Leave 10-12 inches of extra wire at each endpoint to allow room to make connections. Carefully staggermultiple wires running through the same stud cavity to avoid excessive bundle thickness.

With the main feeds in place, start branching individual 2-wire circuits to each outlet and switch box location. Leave 6-8 inches of slack and avoid making sharp 90 degree bends with the wire when possible.

Use electrical tape to label each wire end where it will be connected at the outlet or switch. Keep wiring neat and consistent for easier troubleshooting later.

Install New Outlets, Switches and Fixtures

As each new wire circuit is run, you can start installing the outlets, switches and light fixtures. Insert each wire into its junction box, fold over any excess length, and secure with cable clamps.

Match wire colors consistently across connections - white for neutral, black for hot/live, bare copper for ground. Join ends with appropriately sized wire nuts and ensure all connections are tight.

With all wires secured and isolated, attach the outlet, switch or light base into the junction box and secure it with mounting screws. Attach included faceplates and test device functionality once wiring is complete.

Be sure to use GFCI outlets in any kitchen, bath, laundry or exterior outlet locations. Follow manufacturer instructions carefully when wiring these outlets with line vs load terminals.

Connect Wiring to Main Electrical Panel

The final step is to connect all the new wire cable runs to the appropriate circuit breakers at the main electrical panel.

First, ensure the main breaker remains shut off. Then, open the panel cover and locate breakers with matched voltages and amps for each circuit you ran.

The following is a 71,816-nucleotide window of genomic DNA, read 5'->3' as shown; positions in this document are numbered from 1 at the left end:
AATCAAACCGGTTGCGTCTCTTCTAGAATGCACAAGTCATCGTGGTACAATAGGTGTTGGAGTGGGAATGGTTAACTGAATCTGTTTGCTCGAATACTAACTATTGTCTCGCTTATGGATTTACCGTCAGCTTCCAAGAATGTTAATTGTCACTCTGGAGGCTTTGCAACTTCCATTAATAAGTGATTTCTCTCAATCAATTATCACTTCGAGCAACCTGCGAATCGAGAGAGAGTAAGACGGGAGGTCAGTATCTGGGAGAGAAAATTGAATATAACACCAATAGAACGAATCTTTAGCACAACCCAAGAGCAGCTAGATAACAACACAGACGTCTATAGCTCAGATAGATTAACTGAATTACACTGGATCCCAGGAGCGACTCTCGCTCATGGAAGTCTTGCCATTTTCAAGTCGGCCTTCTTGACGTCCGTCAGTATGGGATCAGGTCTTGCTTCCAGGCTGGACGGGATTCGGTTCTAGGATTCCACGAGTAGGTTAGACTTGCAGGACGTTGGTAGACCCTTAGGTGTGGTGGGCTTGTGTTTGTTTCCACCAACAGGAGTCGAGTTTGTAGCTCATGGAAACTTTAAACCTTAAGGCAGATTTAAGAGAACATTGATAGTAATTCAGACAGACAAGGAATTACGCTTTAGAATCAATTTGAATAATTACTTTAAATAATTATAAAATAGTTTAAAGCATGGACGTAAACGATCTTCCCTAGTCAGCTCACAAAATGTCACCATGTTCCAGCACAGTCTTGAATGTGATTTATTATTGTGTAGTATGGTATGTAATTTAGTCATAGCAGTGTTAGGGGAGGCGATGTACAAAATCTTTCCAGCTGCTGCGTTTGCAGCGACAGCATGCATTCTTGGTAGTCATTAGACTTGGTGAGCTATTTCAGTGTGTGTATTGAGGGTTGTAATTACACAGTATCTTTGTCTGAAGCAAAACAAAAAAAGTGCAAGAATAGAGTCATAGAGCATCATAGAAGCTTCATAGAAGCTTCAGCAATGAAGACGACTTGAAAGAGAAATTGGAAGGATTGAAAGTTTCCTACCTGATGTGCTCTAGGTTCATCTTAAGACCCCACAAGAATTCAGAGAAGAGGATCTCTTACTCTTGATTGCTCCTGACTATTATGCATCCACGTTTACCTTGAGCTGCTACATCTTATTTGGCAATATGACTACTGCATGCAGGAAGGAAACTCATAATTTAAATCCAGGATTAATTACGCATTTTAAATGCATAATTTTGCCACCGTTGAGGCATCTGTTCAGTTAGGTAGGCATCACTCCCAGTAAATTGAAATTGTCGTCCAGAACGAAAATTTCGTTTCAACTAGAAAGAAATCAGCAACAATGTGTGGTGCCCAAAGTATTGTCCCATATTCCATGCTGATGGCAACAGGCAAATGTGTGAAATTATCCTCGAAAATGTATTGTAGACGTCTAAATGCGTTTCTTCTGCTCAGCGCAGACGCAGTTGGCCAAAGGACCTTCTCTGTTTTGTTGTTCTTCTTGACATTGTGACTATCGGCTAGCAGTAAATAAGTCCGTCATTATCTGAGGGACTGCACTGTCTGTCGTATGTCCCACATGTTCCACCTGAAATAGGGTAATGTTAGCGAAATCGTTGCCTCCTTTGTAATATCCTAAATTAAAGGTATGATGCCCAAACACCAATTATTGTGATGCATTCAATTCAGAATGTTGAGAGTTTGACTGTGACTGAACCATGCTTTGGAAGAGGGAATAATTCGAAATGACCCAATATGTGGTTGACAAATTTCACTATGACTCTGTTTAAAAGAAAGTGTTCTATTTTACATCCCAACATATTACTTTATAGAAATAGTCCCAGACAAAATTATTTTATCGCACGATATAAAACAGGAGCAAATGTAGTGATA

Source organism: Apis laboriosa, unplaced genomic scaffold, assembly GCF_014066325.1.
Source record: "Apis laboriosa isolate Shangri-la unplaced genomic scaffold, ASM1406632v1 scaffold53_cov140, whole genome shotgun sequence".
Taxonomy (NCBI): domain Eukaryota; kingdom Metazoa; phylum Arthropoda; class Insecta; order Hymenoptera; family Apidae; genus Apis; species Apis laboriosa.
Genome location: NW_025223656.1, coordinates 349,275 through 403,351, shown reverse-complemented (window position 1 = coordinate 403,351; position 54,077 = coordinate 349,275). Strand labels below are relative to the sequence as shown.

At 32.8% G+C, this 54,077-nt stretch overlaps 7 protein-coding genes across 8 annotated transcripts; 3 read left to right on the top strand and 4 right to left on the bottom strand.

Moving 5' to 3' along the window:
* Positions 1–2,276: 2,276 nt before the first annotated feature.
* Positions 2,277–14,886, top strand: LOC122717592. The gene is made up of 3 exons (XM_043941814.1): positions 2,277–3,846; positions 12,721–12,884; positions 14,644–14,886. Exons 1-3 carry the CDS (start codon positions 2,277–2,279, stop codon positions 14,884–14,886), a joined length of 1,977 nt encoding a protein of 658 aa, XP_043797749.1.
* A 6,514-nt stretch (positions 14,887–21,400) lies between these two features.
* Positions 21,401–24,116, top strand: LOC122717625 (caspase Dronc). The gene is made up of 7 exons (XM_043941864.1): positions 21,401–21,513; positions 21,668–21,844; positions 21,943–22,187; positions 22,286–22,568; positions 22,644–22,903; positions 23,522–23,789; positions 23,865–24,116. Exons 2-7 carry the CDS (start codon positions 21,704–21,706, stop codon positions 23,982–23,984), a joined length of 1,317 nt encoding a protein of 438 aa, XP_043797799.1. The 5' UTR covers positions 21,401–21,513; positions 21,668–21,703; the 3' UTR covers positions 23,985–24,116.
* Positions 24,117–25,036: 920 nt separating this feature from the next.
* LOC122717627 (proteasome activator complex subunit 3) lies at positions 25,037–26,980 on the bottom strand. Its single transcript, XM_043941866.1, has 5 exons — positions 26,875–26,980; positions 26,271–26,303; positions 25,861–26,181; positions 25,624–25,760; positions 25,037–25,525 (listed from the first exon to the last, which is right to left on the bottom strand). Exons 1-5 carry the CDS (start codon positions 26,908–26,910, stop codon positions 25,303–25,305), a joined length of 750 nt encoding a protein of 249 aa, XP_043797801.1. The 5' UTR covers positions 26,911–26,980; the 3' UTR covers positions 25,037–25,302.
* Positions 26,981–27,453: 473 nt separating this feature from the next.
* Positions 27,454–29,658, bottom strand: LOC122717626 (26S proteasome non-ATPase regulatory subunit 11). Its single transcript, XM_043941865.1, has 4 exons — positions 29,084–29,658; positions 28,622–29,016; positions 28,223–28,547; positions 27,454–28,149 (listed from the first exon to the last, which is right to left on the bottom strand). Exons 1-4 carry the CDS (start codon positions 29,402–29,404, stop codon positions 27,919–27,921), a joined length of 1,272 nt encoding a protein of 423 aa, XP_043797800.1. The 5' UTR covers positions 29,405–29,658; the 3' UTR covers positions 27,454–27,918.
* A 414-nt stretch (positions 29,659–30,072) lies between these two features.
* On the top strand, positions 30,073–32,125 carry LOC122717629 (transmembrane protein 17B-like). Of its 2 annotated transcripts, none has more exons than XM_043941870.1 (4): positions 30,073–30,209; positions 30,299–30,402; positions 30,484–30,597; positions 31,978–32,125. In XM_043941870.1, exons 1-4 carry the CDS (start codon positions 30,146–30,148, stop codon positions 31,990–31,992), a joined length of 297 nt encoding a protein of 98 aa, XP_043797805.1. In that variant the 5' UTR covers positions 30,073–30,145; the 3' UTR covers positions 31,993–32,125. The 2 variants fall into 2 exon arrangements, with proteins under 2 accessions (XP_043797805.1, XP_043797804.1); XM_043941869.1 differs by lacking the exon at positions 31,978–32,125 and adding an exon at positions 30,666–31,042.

Consult any labeling you made previously to identify which room or purpose each wire will serve. Attach wire ends to the breaker terminals and secure tightly.

Finally, isolate any unused wires and close up the panel cover. With everything connected securely inside, you can switch the main breaker back on to restore power.

Testing and Troubleshooting Your New Wiring

With the main power back on, now comes the fun of testing each circuit one-by-one.

Start by plugging in lamps to outlets and hitting light switches. Verify each outlet and light is functioning as intended. Use your multimeter to test outlet voltages as well.

If you encounter any issues, turn power back off and carefully inspect each connection involved in that circuit. Look for loose wires or inconsistent coloring. Turn power back on and re-test once any issues are corrected.

It's also smart to flip circuit breakers on and off to ensure they trip as expected. If breakers won't reset or continuously trip, you may have a short somewhere in that circuit's wiring.

Patience is key, but with diligent testing you can troubleshoot any wiring bugs that arise. When everything checks out, you can rest assured your home's electrical system has been fully modernized!


Rewiring an entire home in a single weekend is definitely a big undertaking. But by securing the proper tools and materials, shutting off power properly, removing old wiring, planning new circuits, running new wire runs, installing fixtures, connecting wires to the panel, and carefully testing each connection, it can be accomplished safely without an electrician.

The work is labor intensive, but the payoff is worth it in improved electrical safety, lower electric bills, and added convenience. Just be sure to research thoroughly and follow all electrical codes applicable to your home. With adequate planning and preparation, you can execute a whole home rewiring on a DIY basis and come out energized by a job well done!